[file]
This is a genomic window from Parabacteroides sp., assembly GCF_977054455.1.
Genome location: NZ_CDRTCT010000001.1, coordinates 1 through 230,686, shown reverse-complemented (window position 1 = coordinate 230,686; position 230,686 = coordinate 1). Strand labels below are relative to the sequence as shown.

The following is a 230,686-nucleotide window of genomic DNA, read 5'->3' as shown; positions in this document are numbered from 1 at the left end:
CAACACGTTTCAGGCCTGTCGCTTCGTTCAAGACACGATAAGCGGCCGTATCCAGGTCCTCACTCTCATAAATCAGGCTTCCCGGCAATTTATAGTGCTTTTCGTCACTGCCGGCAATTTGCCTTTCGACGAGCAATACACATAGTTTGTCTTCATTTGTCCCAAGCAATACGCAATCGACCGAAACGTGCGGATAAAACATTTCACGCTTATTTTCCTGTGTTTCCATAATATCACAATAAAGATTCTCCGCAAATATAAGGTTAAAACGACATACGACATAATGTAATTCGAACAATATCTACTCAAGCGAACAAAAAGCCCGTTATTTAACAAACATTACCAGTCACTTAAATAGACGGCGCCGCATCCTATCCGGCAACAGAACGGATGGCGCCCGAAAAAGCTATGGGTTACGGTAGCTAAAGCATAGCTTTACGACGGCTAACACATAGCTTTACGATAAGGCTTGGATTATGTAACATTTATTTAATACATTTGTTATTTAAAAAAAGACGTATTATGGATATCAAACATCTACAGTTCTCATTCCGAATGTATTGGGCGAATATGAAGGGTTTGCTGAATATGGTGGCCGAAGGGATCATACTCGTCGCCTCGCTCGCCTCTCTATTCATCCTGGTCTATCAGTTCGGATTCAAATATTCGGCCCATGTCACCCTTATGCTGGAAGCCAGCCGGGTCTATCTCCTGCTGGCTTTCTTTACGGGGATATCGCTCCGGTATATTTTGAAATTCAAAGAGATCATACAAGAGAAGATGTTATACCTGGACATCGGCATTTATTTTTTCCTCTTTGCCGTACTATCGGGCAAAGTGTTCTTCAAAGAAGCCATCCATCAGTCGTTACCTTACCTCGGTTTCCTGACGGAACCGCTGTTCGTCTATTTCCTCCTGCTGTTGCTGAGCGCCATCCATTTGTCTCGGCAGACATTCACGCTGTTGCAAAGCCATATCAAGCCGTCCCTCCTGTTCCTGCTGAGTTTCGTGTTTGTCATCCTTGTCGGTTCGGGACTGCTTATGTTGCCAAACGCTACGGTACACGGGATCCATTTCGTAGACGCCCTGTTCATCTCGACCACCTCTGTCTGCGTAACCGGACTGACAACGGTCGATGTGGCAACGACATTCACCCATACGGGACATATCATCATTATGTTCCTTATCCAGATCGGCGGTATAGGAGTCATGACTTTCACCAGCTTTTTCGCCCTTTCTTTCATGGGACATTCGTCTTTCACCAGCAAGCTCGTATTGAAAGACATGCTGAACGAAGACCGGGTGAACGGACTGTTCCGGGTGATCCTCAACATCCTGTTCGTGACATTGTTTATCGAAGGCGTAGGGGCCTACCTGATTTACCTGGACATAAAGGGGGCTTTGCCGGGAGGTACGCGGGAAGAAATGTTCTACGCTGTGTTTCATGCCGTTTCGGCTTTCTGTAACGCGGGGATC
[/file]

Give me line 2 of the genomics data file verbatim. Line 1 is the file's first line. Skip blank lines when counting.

Genome location: NZ_CDRTCT010000001.1, coordinates 1 through 230,686, shown reverse-complemented (window position 1 = coordinate 230,686; position 230,686 = coordinate 1). Strand labels below are relative to the sequence as shown.